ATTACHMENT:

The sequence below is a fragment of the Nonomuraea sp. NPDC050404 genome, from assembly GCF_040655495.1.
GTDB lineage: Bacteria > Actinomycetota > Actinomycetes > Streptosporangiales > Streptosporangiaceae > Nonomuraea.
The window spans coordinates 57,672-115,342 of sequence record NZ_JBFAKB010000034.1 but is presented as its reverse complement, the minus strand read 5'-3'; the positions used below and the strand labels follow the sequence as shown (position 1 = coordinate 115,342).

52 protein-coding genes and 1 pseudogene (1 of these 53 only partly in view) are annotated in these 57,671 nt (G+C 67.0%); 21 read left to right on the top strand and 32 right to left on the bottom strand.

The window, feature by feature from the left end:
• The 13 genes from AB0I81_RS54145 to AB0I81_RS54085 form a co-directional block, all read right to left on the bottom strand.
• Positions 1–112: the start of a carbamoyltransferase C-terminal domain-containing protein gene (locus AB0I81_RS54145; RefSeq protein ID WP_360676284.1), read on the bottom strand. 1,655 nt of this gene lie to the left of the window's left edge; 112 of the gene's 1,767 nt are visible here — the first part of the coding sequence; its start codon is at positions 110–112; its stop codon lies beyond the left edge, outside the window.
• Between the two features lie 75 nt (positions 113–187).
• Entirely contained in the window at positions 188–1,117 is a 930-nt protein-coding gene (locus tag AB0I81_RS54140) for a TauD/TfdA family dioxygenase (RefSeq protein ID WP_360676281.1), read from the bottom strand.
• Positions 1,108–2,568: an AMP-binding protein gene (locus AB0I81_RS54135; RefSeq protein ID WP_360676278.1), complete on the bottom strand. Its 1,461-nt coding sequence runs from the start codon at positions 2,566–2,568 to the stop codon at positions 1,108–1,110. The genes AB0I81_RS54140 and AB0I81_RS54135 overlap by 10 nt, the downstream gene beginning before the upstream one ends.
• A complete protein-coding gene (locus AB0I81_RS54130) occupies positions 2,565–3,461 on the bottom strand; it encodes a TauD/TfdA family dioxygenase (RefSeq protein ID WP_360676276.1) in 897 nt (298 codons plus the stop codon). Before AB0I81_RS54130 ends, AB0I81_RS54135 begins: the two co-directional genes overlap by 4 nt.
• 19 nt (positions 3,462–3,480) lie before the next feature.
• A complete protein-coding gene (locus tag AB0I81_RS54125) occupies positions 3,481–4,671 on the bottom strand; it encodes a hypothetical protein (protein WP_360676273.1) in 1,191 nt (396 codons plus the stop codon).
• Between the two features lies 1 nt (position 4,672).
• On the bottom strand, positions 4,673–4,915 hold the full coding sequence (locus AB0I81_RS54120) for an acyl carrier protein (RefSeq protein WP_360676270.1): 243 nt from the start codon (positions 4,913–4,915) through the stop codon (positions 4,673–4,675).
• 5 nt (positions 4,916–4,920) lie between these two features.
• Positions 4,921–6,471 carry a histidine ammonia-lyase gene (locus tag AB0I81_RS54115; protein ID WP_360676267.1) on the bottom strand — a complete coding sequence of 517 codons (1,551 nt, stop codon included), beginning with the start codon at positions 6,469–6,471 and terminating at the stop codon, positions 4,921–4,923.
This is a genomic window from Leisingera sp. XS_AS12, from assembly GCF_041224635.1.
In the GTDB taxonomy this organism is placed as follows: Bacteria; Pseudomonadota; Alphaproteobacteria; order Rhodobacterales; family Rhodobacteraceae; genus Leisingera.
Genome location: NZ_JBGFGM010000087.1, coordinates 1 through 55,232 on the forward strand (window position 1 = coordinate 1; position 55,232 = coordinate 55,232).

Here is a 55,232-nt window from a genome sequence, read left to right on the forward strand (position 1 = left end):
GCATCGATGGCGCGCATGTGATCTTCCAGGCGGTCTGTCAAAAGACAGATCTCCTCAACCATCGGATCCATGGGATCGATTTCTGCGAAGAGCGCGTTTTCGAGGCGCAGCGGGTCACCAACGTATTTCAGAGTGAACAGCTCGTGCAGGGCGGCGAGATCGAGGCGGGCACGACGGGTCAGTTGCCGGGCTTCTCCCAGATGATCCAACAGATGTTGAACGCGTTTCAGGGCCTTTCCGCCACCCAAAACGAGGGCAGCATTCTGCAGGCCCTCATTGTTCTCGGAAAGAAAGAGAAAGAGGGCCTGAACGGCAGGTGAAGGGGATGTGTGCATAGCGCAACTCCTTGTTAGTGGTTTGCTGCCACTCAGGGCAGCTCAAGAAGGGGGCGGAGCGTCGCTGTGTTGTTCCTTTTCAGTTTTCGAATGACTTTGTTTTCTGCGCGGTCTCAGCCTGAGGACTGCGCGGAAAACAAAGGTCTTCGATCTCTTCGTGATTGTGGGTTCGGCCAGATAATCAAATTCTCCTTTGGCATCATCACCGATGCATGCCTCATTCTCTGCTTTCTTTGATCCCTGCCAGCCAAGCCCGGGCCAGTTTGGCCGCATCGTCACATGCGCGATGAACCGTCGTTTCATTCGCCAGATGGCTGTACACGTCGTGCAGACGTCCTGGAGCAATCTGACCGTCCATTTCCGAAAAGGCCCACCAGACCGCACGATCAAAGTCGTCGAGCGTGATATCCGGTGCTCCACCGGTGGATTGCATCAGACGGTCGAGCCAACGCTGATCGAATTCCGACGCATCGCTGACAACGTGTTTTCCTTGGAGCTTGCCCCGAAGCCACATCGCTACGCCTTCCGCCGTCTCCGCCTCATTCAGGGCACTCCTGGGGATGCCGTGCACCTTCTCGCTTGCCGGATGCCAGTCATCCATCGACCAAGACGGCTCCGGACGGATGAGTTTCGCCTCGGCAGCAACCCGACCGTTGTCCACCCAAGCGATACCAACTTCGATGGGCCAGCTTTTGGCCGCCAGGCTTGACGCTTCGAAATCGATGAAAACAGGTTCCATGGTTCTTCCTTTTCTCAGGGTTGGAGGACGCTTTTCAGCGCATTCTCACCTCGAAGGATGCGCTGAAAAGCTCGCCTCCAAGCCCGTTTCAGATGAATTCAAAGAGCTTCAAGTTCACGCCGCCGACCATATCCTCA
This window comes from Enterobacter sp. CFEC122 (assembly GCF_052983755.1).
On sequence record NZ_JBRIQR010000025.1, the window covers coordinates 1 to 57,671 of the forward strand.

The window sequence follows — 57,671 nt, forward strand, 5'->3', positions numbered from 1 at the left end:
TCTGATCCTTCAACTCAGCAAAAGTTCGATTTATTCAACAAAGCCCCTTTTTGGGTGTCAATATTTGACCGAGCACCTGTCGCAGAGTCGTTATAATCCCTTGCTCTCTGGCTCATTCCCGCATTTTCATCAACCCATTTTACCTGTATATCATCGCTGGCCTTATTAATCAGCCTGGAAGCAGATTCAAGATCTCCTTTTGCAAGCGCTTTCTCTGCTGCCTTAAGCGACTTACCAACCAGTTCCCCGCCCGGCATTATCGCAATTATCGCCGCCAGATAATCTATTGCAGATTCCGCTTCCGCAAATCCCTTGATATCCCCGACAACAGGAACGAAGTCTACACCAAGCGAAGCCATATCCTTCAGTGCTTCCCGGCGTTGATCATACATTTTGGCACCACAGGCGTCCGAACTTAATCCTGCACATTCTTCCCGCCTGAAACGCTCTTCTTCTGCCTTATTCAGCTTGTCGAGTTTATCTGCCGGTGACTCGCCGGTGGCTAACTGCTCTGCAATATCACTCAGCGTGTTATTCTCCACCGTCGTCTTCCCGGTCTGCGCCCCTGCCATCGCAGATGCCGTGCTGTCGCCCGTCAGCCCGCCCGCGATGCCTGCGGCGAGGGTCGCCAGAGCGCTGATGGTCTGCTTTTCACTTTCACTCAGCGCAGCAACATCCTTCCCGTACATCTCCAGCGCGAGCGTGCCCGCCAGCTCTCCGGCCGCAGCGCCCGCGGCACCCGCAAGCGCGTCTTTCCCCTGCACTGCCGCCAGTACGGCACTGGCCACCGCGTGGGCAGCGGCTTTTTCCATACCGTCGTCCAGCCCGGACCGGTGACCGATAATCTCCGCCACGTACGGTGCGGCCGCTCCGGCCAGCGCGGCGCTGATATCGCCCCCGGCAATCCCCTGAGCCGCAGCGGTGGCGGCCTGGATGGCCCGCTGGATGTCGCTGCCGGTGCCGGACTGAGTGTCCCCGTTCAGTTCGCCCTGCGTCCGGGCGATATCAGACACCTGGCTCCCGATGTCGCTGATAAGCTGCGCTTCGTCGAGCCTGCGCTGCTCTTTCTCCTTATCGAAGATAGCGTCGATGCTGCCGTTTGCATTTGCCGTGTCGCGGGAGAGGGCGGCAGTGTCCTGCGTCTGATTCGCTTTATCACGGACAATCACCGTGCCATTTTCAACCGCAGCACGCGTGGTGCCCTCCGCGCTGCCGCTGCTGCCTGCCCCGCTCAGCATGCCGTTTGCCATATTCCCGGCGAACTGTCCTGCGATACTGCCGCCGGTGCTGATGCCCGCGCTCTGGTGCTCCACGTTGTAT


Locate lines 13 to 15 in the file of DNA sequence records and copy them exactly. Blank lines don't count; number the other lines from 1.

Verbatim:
• A complete protein-coding gene (locus tag AB0I81_RS54125) occupies positions 3,481–4,671 on the bottom strand; it encodes a hypothetical protein (protein WP_360676273.1) in 1,191 nt (396 codons plus the stop codon).
• Between the two features lies 1 nt (position 4,672).
• On the bottom strand, positions 4,673–4,915 hold the full coding sequence (locus AB0I81_RS54120) for an acyl carrier protein (RefSeq protein WP_360676270.1): 243 nt from the start codon (positions 4,913–4,915) through the stop codon (positions 4,673–4,675).